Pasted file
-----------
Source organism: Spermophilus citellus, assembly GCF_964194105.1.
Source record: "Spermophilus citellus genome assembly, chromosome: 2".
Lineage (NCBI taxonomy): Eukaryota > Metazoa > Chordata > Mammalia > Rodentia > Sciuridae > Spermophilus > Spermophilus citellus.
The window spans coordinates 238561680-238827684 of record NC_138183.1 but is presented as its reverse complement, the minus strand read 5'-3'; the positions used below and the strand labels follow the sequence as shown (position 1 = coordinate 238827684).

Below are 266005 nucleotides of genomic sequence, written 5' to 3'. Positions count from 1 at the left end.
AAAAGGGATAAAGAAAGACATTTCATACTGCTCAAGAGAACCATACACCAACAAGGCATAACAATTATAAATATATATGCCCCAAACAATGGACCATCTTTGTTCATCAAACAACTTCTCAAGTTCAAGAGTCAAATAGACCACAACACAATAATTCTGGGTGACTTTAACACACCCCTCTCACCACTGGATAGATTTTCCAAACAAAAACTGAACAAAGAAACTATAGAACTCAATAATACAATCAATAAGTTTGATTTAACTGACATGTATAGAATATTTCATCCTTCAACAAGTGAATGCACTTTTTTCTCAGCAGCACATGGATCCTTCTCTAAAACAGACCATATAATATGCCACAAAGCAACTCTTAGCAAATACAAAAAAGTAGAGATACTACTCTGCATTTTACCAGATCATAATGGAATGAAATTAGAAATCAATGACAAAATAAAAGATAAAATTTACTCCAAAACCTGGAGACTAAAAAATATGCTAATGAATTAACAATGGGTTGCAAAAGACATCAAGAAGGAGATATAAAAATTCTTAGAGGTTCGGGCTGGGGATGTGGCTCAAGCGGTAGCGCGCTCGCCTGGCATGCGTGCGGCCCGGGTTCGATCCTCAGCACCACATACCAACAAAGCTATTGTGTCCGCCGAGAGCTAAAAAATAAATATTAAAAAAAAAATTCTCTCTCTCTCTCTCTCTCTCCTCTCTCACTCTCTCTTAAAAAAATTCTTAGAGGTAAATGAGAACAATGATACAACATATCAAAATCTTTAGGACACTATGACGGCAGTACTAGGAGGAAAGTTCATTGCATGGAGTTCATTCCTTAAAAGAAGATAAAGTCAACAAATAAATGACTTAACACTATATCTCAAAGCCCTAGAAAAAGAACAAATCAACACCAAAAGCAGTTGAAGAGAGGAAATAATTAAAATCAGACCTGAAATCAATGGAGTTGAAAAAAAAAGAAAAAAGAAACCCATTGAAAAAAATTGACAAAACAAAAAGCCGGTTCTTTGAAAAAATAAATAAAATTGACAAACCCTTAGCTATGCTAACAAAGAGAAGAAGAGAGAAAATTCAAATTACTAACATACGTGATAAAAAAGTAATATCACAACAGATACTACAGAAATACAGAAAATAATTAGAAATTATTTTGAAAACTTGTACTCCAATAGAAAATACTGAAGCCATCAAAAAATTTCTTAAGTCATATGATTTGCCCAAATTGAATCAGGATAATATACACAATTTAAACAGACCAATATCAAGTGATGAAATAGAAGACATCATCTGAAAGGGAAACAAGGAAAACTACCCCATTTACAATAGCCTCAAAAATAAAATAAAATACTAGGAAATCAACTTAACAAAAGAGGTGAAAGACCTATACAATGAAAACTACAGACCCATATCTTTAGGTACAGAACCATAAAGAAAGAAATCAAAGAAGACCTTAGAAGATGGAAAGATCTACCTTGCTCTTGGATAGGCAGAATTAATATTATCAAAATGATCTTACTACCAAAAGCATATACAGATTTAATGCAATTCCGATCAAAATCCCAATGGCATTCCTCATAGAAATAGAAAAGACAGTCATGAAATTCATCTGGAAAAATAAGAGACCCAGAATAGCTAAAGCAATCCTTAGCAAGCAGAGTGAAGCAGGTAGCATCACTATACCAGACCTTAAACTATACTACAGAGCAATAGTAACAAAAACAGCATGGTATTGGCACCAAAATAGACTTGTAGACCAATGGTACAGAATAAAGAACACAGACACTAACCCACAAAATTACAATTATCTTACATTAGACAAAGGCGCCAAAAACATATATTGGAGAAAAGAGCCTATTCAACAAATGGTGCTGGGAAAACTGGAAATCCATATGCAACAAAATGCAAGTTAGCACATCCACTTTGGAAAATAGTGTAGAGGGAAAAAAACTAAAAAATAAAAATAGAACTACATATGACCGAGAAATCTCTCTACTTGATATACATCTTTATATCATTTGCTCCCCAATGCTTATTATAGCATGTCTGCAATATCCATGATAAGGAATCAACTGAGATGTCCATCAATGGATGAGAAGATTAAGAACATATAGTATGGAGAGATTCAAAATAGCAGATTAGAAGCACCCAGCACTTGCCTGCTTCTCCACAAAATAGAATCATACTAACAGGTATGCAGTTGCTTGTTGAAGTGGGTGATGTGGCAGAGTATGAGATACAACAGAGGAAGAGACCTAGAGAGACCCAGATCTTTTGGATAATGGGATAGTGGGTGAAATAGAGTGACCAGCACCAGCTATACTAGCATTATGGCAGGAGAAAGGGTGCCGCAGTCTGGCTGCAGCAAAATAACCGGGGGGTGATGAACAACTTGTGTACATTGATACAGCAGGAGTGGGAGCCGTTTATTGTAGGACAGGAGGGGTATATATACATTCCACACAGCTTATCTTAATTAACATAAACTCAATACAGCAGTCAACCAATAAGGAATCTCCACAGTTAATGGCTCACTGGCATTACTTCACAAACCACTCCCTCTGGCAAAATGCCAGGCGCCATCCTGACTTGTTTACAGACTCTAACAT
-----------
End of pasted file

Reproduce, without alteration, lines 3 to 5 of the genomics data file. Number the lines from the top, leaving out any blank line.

Lineage (NCBI taxonomy): Eukaryota > Metazoa > Chordata > Mammalia > Rodentia > Sciuridae > Spermophilus > Spermophilus citellus.
The window spans coordinates 238561680-238827684 of record NC_138183.1 but is presented as its reverse complement, the minus strand read 5'-3'; the positions used below and the strand labels follow the sequence as shown (position 1 = coordinate 238827684).

Below are 266005 nucleotides of genomic sequence, written 5' to 3'. Positions count from 1 at the left end.